Exercise Extreme Caution when using many of our free forms - or any legal material. While they may provide general ideas on format & content, validity requirements can and do vary greatly from state to state. Many MUST be Properly Modified for your own location and circumstances. (Hint: If in doubt it's usually safer to include unneeded clauses than to leave out necessary ones. . . . but it's even safer to consult a competent source or use current, state specific ones like ours mentioned below.) Also, we urge people (and lawyers too) to read our Relying On Legal Info FAQ.
A wide range of powers are granted to an Attorney-In-Fact (or simply, Agent) in a General Power of Attorney contract. These are typically granted and exercised in the following situations:
Settling legal claims
Exercising stock rights
Handling any transactions involving US or foreign securities
Buying, managing or selling real estate property
Buying or selling any kind of property
Handling banking transactions
Accessing safety deposit boxes
Handling matters related to government benefits
Purchasing life insurance
Purchasing any kind of insurance
Filing tax returns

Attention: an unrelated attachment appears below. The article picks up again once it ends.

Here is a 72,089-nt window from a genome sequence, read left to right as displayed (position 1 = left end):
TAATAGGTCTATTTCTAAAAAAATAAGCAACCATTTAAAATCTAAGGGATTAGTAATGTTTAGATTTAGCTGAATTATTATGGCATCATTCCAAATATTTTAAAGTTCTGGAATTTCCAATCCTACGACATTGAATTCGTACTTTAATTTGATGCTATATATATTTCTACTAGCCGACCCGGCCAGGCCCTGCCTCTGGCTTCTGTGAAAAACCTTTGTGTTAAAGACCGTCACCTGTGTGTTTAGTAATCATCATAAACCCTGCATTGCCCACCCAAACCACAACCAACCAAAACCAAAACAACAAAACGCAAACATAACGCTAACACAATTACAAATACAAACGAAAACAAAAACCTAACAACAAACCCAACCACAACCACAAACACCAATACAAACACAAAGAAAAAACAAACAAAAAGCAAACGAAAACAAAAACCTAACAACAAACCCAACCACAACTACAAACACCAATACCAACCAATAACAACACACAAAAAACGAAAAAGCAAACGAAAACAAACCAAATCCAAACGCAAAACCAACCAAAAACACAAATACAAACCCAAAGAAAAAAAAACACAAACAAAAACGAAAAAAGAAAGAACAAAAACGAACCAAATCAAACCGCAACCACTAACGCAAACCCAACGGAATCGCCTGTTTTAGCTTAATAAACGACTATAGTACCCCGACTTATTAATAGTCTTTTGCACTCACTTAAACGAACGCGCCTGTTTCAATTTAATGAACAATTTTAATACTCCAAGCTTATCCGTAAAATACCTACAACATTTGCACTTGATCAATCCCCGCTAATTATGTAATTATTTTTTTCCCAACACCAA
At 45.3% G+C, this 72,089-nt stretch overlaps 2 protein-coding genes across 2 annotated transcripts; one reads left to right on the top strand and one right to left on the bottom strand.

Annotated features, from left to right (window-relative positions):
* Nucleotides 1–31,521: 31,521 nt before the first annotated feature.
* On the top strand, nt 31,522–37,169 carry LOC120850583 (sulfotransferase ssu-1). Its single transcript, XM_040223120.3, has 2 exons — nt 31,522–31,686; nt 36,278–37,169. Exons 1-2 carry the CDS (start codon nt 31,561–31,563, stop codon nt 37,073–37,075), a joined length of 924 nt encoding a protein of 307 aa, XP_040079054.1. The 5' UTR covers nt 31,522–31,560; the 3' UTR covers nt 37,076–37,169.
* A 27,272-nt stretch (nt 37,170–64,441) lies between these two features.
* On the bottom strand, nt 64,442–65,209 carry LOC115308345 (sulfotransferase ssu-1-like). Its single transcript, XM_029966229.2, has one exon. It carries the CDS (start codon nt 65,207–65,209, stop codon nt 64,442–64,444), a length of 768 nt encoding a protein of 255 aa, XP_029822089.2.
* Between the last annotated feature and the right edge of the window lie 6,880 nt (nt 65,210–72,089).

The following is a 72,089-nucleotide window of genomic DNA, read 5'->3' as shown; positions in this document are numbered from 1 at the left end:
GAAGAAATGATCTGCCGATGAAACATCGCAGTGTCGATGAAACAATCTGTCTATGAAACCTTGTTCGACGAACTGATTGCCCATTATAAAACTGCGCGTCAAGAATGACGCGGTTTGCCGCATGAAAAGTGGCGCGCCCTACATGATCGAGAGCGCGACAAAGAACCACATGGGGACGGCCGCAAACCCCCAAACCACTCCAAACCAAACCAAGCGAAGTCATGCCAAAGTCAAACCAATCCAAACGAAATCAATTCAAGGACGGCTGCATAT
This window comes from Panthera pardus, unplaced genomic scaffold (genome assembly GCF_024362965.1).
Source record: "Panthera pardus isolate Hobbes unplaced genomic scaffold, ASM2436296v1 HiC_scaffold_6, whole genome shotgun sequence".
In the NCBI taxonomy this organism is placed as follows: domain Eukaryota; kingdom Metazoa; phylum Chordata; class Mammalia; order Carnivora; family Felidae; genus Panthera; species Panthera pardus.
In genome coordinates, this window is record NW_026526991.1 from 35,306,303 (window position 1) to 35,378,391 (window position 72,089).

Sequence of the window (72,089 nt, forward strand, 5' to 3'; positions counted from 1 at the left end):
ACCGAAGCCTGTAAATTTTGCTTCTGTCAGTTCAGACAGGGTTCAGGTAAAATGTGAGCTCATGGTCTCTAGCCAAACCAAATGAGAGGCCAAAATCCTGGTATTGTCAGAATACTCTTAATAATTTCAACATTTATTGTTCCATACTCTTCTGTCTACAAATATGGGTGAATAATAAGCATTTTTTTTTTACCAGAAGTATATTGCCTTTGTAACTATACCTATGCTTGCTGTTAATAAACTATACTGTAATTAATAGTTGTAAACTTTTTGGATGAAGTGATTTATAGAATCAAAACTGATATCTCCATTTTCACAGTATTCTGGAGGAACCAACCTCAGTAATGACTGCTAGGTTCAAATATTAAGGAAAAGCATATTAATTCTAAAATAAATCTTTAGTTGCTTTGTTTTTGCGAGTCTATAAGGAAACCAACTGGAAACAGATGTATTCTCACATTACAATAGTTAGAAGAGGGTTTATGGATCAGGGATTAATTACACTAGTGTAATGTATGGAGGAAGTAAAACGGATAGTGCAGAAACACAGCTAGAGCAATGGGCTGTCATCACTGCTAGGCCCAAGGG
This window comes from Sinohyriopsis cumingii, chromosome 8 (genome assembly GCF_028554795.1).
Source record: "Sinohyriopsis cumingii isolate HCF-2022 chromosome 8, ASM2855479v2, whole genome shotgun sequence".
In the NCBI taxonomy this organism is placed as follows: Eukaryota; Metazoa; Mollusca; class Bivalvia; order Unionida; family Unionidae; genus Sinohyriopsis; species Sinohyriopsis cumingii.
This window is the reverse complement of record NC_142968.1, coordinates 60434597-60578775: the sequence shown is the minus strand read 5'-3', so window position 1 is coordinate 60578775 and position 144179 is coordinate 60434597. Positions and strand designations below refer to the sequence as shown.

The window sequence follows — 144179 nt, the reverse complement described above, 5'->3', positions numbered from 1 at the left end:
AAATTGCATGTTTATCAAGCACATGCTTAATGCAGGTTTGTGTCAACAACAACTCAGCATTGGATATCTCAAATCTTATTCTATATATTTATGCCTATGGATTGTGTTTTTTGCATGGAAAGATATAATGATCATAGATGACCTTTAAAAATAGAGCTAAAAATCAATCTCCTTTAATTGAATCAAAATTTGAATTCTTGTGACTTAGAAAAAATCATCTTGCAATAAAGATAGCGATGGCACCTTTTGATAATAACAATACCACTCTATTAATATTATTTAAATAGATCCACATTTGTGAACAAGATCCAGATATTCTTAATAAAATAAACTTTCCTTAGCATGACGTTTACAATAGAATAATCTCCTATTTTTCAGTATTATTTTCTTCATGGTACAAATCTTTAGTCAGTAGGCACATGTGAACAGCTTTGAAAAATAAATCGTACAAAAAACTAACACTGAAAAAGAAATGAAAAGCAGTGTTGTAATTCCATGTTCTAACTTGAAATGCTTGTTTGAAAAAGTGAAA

Entering into contracts
Through a General Power of Attorney, an Agent may also be granted the power to employ professional assistance, generally maintain and operate business interests, make gifts, disclaim interests (for example, in estate planning for tax avoidance), and make transfers to living/revocable trusts.
A General Power of Attorney gives another person the legal authority to act on your behalf in the event that you are unable to do so, whether due to extended absence, injury, serious illness or advanced age. Estate planning frequently utilizes this document, to provide for the eventuality of the holder being unable to conduct his own financial and legal affairs.
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